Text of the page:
So far the summer months have brought more than just sunny days and heat waves. Housing trends show promise — homes are selling more quickly, there are fewer distressed properties, and values are going up thanks to tight inventory. But that also means millennial buyers are struggling to get a toehold. All this and more in this week’s Friday Five.
Bloomberg Businessweek: Is Housing Back From the Dead?
Have we finally worked through the worst aftershocks of the biggest asset bubble in recent memory? After a four-year slump, the U.S. housing sector finally appears to be recovering. For real this time. Here’s why.
Fox Business: Five Mortgage and Housing Trends in Summer 2012
After an encouraging spring home buying season, it’s time to cross your fingers and hope the momentum carries through the summer. Home prices have stabilized in many cities, but certain areas could still see a decline in values — especially those in judicial foreclosure states.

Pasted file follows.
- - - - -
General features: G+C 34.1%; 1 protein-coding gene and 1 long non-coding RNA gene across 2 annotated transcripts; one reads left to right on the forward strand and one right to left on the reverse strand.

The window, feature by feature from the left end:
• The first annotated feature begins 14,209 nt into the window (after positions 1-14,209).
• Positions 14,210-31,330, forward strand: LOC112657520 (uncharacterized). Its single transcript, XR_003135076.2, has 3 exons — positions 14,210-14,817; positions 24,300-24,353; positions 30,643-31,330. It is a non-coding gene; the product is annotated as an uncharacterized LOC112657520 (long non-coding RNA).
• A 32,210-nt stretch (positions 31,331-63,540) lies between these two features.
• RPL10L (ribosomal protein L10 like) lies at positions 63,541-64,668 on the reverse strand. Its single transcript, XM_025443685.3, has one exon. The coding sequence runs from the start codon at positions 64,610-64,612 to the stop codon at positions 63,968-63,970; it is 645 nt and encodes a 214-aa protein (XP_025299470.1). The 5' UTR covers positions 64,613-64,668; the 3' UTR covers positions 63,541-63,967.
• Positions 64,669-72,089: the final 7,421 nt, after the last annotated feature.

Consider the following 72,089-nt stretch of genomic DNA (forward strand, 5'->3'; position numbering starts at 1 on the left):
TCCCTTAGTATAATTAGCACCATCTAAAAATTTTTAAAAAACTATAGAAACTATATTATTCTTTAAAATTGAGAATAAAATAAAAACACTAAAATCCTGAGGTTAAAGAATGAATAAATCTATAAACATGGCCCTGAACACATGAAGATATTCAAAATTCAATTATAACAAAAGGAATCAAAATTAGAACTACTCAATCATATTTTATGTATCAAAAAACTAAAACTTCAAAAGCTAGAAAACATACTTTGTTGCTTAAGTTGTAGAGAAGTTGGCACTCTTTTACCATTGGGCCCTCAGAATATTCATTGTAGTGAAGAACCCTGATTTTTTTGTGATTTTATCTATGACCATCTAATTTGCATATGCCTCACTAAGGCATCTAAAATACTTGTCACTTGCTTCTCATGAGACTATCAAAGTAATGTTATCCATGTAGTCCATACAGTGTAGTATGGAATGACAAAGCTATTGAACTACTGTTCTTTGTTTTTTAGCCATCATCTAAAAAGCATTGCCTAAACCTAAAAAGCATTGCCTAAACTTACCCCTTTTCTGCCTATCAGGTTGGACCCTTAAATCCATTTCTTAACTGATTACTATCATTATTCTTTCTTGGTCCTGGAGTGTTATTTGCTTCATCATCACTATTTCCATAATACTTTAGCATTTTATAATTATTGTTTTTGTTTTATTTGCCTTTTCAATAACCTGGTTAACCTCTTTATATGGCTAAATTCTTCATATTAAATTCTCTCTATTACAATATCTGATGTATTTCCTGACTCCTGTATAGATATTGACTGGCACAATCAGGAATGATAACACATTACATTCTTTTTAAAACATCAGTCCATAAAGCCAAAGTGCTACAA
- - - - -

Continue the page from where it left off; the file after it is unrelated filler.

HouseLogic: Home Prices Pushed Up by Limited Supply of Starter Homes
A tight supply of affordable homes pushed prices up but slowed the number of homes sold in June, according to data collected by the NATIONAL ASSOCIATION OF REALTORS®. “Despite the frictions related to obtaining mortgages, buyer interest remains solid,” said NAR Chief Economist Lawrence Yun. “But inventory continues to shrink and that’s limiting buying opportunities. This, in turn, is pushing up home prices in many markets. The price improvement also results from fewer distressed homes in the sales mix.”
Bloomberg Businessweek: ‘Lost Generation’ of Home Owners May Just Be on Hold
Some economists and real estate experts say young would-be home buyers haven’t given up on real estate as an investment. It’s just that stifling student loan debt and the unstable job market have made it all but impossible — and it may be years before that changes. But a 2012 study by Harvard’s Joint Center for Housing Studies concludes that household formation is likely to spring back when job growth returns.
Bloomberg: Obama Home Refinancing Effort Hits Banks’ Risk
White House efforts to push widespread refinancing of mortgages for home owners who owe more than their properties are worth may be limited by banks’ stretched capacity to originate loans, as well as their concerns that the borrowers are too risky.